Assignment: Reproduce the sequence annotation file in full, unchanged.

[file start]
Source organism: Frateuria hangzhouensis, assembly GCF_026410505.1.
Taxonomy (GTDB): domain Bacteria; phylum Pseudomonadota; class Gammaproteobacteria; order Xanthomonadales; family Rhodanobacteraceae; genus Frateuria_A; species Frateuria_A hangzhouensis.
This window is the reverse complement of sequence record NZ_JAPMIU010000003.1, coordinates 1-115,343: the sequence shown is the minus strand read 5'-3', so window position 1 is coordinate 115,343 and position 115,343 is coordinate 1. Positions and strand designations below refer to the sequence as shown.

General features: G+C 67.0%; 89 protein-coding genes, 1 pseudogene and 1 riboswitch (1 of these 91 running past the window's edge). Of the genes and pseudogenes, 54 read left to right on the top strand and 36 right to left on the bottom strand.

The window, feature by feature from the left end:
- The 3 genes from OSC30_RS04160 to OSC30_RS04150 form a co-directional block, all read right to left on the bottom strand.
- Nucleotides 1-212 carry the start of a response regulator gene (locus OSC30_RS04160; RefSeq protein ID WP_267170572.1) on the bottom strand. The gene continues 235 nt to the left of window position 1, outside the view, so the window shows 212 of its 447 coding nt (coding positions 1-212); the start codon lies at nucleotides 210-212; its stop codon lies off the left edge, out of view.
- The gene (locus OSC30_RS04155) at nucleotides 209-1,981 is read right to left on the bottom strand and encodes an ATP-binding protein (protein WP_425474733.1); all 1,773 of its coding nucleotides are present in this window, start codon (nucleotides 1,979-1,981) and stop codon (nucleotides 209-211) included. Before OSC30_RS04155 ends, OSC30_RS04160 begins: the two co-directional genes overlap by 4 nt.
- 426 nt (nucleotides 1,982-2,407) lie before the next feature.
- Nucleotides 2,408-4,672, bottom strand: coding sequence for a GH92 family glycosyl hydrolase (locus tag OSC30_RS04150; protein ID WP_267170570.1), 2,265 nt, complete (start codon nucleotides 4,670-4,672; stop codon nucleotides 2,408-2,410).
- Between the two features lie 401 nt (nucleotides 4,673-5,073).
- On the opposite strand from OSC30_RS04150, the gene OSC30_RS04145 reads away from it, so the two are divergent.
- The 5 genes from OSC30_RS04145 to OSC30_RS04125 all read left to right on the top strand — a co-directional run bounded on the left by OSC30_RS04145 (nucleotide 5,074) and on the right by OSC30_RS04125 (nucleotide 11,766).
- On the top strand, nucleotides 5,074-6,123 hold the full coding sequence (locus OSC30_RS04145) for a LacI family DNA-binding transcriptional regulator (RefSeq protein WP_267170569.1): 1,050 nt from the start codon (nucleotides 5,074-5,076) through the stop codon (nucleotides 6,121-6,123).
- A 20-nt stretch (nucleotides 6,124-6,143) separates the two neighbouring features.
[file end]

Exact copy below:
Source organism: Frateuria hangzhouensis, assembly GCF_026410505.1.
Taxonomy (GTDB): domain Bacteria; phylum Pseudomonadota; class Gammaproteobacteria; order Xanthomonadales; family Rhodanobacteraceae; genus Frateuria_A; species Frateuria_A hangzhouensis.
This window is the reverse complement of sequence record NZ_JAPMIU010000003.1, coordinates 1-115,343: the sequence shown is the minus strand read 5'-3', so window position 1 is coordinate 115,343 and position 115,343 is coordinate 1. Positions and strand designations below refer to the sequence as shown.

General features: G+C 67.0%; 89 protein-coding genes, 1 pseudogene and 1 riboswitch (1 of these 91 running past the window's edge). Of the genes and pseudogenes, 54 read left to right on the top strand and 36 right to left on the bottom strand.

The window, feature by feature from the left end:
- The 3 genes from OSC30_RS04160 to OSC30_RS04150 form a co-directional block, all read right to left on the bottom strand.
- Nucleotides 1-212 carry the start of a response regulator gene (locus OSC30_RS04160; RefSeq protein ID WP_267170572.1) on the bottom strand. The gene continues 235 nt to the left of window position 1, outside the view, so the window shows 212 of its 447 coding nt (coding positions 1-212); the start codon lies at nucleotides 210-212; its stop codon lies off the left edge, out of view.
- The gene (locus OSC30_RS04155) at nucleotides 209-1,981 is read right to left on the bottom strand and encodes an ATP-binding protein (protein WP_425474733.1); all 1,773 of its coding nucleotides are present in this window, start codon (nucleotides 1,979-1,981) and stop codon (nucleotides 209-211) included. Before OSC30_RS04155 ends, OSC30_RS04160 begins: the two co-directional genes overlap by 4 nt.
- 426 nt (nucleotides 1,982-2,407) lie before the next feature.
- Nucleotides 2,408-4,672, bottom strand: coding sequence for a GH92 family glycosyl hydrolase (locus tag OSC30_RS04150; protein ID WP_267170570.1), 2,265 nt, complete (start codon nucleotides 4,670-4,672; stop codon nucleotides 2,408-2,410).
- Between the two features lie 401 nt (nucleotides 4,673-5,073).
- On the opposite strand from OSC30_RS04150, the gene OSC30_RS04145 reads away from it, so the two are divergent.
- The 5 genes from OSC30_RS04145 to OSC30_RS04125 all read left to right on the top strand — a co-directional run bounded on the left by OSC30_RS04145 (nucleotide 5,074) and on the right by OSC30_RS04125 (nucleotide 11,766).
- On the top strand, nucleotides 5,074-6,123 hold the full coding sequence (locus OSC30_RS04145) for a LacI family DNA-binding transcriptional regulator (RefSeq protein WP_267170569.1): 1,050 nt from the start codon (nucleotides 5,074-5,076) through the stop codon (nucleotides 6,121-6,123).
- A 20-nt stretch (nucleotides 6,124-6,143) separates the two neighbouring features.